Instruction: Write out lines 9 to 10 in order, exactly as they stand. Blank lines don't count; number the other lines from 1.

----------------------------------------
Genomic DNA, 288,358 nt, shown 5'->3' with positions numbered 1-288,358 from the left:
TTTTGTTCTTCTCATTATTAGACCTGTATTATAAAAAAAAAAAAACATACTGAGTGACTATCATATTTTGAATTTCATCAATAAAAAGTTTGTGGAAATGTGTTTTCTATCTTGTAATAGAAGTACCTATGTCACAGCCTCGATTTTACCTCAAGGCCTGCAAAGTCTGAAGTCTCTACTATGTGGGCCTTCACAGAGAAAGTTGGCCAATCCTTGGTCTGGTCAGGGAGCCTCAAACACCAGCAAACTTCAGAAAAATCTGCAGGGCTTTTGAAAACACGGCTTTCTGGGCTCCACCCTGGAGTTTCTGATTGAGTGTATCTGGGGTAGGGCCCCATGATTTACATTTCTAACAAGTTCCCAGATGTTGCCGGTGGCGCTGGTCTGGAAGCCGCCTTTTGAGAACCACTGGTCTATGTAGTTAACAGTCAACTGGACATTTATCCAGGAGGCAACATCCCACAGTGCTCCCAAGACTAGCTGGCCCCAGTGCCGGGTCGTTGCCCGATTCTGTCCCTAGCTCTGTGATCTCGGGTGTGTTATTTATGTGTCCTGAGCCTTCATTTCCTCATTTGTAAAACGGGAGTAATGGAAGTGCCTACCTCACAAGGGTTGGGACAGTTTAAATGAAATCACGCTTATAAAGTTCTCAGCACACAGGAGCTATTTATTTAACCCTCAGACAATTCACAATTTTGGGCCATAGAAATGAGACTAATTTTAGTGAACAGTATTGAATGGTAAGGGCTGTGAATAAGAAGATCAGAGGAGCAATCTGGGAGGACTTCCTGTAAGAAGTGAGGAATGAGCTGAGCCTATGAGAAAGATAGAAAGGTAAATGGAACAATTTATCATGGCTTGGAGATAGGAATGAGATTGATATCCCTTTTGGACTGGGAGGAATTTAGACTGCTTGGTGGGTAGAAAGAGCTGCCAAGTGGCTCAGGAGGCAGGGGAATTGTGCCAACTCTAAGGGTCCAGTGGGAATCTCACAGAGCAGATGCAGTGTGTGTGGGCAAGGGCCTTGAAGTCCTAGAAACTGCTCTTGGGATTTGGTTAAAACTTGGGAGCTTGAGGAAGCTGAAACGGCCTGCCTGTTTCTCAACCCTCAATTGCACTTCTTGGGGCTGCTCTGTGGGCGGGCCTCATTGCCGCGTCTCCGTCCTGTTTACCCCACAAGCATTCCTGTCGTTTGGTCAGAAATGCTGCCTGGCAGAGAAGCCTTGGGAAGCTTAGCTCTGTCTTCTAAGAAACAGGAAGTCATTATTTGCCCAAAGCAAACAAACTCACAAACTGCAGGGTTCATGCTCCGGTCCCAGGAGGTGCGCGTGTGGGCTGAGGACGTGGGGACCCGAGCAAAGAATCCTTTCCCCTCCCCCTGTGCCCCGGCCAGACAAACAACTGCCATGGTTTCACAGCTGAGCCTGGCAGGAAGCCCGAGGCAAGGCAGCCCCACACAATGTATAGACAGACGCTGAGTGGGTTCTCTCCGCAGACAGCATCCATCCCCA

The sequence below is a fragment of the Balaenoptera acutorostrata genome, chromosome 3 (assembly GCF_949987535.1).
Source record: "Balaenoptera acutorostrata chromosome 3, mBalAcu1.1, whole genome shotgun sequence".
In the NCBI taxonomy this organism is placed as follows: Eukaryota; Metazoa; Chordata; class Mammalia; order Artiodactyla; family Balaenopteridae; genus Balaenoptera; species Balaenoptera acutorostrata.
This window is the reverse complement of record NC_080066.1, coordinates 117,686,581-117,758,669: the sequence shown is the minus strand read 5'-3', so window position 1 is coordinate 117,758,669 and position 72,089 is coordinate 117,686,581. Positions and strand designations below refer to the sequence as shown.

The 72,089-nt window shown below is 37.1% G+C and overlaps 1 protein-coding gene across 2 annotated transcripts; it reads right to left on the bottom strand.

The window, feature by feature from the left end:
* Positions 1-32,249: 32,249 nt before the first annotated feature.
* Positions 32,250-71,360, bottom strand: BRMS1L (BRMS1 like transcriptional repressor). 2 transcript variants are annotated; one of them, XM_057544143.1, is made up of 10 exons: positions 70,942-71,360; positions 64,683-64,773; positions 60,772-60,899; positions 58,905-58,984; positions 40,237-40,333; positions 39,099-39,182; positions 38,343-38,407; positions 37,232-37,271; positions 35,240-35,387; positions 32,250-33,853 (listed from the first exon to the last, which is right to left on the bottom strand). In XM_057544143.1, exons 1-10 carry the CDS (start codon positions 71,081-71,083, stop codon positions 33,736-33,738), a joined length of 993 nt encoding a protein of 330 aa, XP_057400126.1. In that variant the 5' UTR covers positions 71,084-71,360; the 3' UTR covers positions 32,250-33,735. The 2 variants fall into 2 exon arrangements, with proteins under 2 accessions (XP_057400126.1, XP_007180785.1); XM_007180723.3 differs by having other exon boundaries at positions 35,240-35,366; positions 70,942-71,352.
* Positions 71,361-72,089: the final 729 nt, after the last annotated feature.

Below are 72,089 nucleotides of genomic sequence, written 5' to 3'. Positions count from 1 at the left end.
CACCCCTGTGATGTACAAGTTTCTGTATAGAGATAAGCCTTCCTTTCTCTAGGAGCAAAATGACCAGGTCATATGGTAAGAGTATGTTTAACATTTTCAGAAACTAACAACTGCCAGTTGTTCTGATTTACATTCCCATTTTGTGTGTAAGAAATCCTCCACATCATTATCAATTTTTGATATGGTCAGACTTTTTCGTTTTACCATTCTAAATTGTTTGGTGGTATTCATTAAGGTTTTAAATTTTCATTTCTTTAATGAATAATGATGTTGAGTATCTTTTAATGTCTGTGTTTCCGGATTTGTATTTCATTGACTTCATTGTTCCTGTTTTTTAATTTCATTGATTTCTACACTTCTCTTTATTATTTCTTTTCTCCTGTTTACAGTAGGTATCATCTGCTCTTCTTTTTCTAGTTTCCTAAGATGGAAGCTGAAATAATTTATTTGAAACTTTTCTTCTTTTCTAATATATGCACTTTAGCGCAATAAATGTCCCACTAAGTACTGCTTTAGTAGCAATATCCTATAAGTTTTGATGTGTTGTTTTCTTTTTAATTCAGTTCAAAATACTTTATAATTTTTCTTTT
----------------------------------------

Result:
* Positions 1-32,249: 32,249 nt before the first annotated feature.
* Positions 32,250-71,360, bottom strand: BRMS1L (BRMS1 like transcriptional repressor). 2 transcript variants are annotated; one of them, XM_057544143.1, is made up of 10 exons: positions 70,942-71,360; positions 64,683-64,773; positions 60,772-60,899; positions 58,905-58,984; positions 40,237-40,333; positions 39,099-39,182; positions 38,343-38,407; positions 37,232-37,271; positions 35,240-35,387; positions 32,250-33,853 (listed from the first exon to the last, which is right to left on the bottom strand). In XM_057544143.1, exons 1-10 carry the CDS (start codon positions 71,081-71,083, stop codon positions 33,736-33,738), a joined length of 993 nt encoding a protein of 330 aa, XP_057400126.1. In that variant the 5' UTR covers positions 71,084-71,360; the 3' UTR covers positions 32,250-33,735. The 2 variants fall into 2 exon arrangements, with proteins under 2 accessions (XP_057400126.1, XP_007180785.1); XM_007180723.3 differs by having other exon boundaries at positions 35,240-35,366; positions 70,942-71,352.